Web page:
HOME > CHIEF MARKETER > FDA TO DEFINE LOW-CARB FOR FOOD LABELS
 

FDA to Define Low-Carb for Food Labels

By Mar 18, 2004

The Food & Drug Administration will define low carb and reduced carb, and issue guidelines for food labeling as early as this summer.

Grocery store shelves are filled with products claiming to be low in carbohydrates; however, some consumer packaged goods companies, like Kraft Foods, have been unwilling to tout such claims until the terms had been defined by the FDA.

FDA guidelines would give a single standard for how marketers measure carbohydrates, and specify exact levels that qualify a product as low carb or reduced carb, the FDA said. (Similar guidelines for “organic” food labeling launched in 2002.)

Grocery Manufacturers of America has asked the FDA to define low carb as nine grams of carbs per 100 grams of food. Consumer watchdog group Center for Science in the Public Interest advocates that “low carb” mean six grams of carbs per 100 grams of food, and “reduced carb” apply to products with 25% fewer carbs than their original versions.

The FDA’s project is part of a broader obesity initiative that focuses on counting calories rather than carbs. A report issued last week by the FDA’s Obesity Working Group recommends increased enforcement of food labels to accurately portray serving size. The report also recommends more consumer education on healthy diet; requirements that restaurants list calorie and nutrition information; revised guidance on obesity drugs; and coordinated research to reduce obesity and develop healthier, low-cal foods.


HOME > CHIEF MARKETER > FDA TO DEFINE LOW-CARB FOR FOOD LABELS
 

FDA to Define Low-Carb for Food Labels

By Mar 18, 2004

The Food & Drug Administration will define low carb and reduced carb, and issue guidelines for food labeling as early as this summer.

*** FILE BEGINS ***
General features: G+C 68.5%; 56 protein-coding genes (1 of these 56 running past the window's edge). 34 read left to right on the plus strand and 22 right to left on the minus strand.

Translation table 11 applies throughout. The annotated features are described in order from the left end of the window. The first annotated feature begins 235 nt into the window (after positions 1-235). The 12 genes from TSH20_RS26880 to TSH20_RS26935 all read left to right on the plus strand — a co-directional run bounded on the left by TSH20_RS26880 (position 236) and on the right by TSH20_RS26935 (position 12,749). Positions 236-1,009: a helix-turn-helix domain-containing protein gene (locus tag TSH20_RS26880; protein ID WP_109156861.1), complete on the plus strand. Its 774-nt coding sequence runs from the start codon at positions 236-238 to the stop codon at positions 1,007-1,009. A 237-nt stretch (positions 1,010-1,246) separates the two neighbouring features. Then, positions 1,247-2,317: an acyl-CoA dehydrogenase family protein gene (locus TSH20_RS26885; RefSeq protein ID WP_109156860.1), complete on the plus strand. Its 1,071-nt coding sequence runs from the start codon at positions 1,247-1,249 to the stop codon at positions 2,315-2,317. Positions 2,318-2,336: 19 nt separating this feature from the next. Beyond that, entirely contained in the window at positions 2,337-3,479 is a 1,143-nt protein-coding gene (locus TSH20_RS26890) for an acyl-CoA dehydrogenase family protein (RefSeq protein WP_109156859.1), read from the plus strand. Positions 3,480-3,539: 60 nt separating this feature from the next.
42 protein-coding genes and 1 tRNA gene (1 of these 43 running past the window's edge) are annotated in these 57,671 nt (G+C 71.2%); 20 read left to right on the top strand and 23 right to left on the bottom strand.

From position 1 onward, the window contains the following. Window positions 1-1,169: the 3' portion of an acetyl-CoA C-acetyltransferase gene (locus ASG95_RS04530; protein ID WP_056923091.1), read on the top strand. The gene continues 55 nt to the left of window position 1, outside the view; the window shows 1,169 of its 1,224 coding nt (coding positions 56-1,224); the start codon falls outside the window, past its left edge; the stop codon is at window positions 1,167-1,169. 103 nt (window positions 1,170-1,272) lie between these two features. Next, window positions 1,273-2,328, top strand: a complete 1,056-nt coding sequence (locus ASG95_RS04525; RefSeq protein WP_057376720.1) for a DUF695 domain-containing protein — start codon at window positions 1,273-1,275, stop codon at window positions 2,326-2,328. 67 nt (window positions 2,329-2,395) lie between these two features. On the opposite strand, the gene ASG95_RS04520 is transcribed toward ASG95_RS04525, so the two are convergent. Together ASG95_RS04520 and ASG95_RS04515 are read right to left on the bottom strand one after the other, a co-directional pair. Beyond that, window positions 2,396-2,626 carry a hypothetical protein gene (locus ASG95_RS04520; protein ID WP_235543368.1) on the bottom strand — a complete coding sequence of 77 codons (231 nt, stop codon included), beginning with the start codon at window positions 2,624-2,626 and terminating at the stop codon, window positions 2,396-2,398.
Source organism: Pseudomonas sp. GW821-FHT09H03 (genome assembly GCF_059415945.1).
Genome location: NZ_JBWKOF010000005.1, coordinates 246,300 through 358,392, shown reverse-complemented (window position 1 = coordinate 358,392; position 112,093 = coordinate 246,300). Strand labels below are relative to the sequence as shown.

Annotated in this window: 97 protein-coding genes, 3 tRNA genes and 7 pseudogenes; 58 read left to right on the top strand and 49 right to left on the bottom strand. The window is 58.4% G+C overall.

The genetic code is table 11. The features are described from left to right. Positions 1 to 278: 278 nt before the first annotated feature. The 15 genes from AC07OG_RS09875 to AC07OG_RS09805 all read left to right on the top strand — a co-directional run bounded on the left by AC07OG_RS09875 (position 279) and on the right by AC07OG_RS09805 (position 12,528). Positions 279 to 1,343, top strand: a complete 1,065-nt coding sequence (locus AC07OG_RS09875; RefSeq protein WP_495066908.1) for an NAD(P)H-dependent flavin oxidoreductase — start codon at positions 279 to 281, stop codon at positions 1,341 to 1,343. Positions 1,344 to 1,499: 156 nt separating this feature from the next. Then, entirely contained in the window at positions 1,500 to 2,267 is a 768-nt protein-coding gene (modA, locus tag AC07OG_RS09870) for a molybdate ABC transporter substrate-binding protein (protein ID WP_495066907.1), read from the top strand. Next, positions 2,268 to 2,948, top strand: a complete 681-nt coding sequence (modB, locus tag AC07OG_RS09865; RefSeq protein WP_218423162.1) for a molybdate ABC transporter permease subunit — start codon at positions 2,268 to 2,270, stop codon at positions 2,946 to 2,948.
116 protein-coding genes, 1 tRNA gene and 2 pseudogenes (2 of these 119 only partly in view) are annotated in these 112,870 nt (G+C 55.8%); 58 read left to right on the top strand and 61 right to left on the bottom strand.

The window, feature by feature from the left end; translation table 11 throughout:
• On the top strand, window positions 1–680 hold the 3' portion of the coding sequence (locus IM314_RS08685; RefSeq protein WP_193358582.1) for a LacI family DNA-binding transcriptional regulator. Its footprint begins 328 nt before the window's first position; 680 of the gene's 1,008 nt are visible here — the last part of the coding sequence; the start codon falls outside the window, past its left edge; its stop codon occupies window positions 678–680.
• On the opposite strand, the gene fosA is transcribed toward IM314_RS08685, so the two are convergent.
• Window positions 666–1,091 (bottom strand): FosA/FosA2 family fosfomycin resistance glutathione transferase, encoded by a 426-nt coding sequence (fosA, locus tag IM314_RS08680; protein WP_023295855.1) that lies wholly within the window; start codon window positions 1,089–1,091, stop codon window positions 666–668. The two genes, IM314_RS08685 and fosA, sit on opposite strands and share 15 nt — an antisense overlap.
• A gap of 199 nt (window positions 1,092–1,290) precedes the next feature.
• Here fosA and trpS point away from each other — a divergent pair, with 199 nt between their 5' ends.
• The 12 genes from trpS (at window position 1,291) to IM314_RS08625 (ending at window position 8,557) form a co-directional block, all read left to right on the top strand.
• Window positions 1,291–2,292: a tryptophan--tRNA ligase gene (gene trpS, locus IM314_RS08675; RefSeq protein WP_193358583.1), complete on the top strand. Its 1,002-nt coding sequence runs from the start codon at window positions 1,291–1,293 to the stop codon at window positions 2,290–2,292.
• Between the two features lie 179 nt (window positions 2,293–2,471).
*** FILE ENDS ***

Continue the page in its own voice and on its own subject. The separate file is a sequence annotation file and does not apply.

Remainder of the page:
Grocery store shelves are filled with products claiming to be low in carbohydrates; however, some consumer packaged goods companies, like Kraft Foods, have been unwilling to tout such claims until the terms had been defined by the FDA.

FDA guidelines would give a single standard for how marketers measure carbohydrates, and specify exact levels that qualify a product as low carb or reduced carb, the FDA said. (Similar guidelines for “organic” food labeling launched in 2002.)

Grocery Manufacturers of America has asked the FDA to define low carb as nine grams of carbs per 100 grams of food. Consumer watchdog group Center for Science in the Public Interest advocates that “low carb” mean six grams of carbs per 100 grams of food, and “reduced carb” apply to products with 25% fewer carbs than their original versions.

The FDA’s project is part of a broader obesity initiative that focuses on counting calories rather than carbs. A report issued last week by the FDA’s Obesity Working Group recommends increased enforcement of food labels to accurately portray serving size. The report also recommends more consumer education on healthy diet; requirements that restaurants list calorie and nutrition information; revised guidance on obesity drugs; and coordinated research to reduce obesity and develop healthier, low-cal foods.